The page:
The Tippie College of Business created a composting program for its faculty and staff to fulfill waste-reduction goals.
Eleanor Hildebrandt, News Reporter
February 12, 2020
Tippie College of Business staff members have decided to develop their own waste-reduction system after witnessing successful composting programs in other colleges across campus.
Reducing waste had been a focus of Tippie in recent years, said Tippie Research, Support, and Sustainability Manager Sara Maples, who helped in the development of a compost program for faculty and staff. Maples said staff members had advocated for composting in their buildings.
She immediately started looking for ways to help Tippie and the UI support the Iowa City Climate Action Plan and their own sustainability goals through waste reduction.
“Waste reduction is something that our college has wanted to pursue in regard to our sustainability efforts for a while,” Maples said. “This specific [composting] project came out of an initiative that was spearheaded by our staff council [who] were really excited to pursue composting as part of our overall waste-reduction strategies.”
Maples said when discussing the college’s priorities with faculty, staff, and students, composting and energy conservation were two of the initiatives at the top of the college’s list.
Maples turned to the College of Engineering and the Engineering Staff Advisory Council President Rachel Marek for help.
“When discussing waste reduction, [the university] has many successful collaborators,” Maples said. “We have been able to learn from the College of Engineering from their initiatives and [understand] what the best practices for composting are. They helped us succeed right off the bat.”
The compost program in the Seamans Center was first implemented in spring 2018, Marek said. The program was developed after seeing the success of the UI’s Office of Sustainability composting program within the college, she said.
“I joined [the] Engineering Staff Council in July 2017 and we wrote a proposal to attain funding to start a real composting initiative,” she said. “The interest was there. This is all self-contained. The College of Engineering provides the funding for the program and we contract with a university approved private vendor.”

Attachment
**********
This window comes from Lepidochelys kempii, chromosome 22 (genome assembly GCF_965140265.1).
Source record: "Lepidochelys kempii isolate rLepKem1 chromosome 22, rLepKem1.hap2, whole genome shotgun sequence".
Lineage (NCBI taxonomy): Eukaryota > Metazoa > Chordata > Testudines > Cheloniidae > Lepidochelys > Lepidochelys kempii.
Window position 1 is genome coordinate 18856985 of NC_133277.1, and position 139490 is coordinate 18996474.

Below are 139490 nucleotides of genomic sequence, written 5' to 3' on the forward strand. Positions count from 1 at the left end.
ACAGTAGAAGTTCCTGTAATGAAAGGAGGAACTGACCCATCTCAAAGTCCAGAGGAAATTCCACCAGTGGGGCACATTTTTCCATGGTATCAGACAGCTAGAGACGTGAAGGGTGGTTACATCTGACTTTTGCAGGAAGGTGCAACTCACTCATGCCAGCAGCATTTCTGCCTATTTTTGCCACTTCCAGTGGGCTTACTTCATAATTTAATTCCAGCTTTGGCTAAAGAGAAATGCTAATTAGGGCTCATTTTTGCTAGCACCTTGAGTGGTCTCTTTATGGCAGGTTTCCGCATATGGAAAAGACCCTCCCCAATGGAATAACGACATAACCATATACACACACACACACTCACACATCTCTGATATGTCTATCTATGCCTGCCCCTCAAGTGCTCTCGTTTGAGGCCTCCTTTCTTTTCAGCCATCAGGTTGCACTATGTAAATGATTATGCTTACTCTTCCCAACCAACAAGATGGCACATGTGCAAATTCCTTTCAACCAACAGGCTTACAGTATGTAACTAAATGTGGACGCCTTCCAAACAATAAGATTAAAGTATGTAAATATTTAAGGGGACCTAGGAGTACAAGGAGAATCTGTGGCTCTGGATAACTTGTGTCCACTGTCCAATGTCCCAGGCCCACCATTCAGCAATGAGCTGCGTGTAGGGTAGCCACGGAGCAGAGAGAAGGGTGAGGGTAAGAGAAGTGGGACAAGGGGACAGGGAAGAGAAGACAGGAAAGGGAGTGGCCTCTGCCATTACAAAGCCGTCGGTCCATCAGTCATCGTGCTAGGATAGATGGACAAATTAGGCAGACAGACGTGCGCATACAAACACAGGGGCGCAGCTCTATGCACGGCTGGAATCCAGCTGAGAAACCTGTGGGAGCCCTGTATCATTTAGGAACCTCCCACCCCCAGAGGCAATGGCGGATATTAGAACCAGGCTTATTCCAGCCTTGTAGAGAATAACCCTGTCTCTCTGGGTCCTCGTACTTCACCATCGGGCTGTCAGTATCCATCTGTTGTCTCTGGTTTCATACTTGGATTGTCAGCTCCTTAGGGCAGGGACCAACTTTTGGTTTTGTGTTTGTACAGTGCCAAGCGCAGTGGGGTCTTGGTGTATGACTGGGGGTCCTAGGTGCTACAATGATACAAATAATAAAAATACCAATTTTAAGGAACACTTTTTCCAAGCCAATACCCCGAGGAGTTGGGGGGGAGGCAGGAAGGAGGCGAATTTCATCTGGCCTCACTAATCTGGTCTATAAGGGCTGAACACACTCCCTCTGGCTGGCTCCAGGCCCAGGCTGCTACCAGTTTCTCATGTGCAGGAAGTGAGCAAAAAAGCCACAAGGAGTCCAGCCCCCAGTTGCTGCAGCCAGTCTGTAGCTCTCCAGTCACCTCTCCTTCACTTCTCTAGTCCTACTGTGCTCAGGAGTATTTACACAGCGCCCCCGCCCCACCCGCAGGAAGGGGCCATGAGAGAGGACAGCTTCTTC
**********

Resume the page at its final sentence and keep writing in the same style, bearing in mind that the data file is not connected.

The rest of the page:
The program is not centralized by the university, said Marek, and has expanded to 10 sites for composting over a few years. After seeing the work Tippie’s staff members put in to developing their own program, she assisted Maples with starting smaller with composting.
Maples said Tippie only has two locations for staff and faculty to compost, but their green bins hold 23 gallons of compostable waste, allowing those sites to be used by a multitude of people who decide to opt in to the program.
Marek was able to connect Tippie staff with Kaveh Mostafavi, the founder and CEO of Ecocare Supply and The Compost Ninja, the company and system that the College of Engineering uses to compost.
“We provide literature, education, and guidance on how to properly compost to all who are interested,” he said. “It’s pretty simple. The positive impact is clear to those who use it and so far, it has been positively received at the university by everyone.”
Mostafavi said it is important for individual departments to compost because there are thousands of people on campus and it is a way to reduce the strain on landfills and lower carbon emissions.
After only a month, Maples said she was encouraged by the amount of compost generated and that she looks forward to expansion to help the UI become more sustainable.
“We are going to look at the data and monitor both locations,” she said. “We would like to get a better feel from faculty and staff to get a better feel for what’s working. It would be wonderful for our students to have access to composting [in the future] as well. We would like to expand soon.”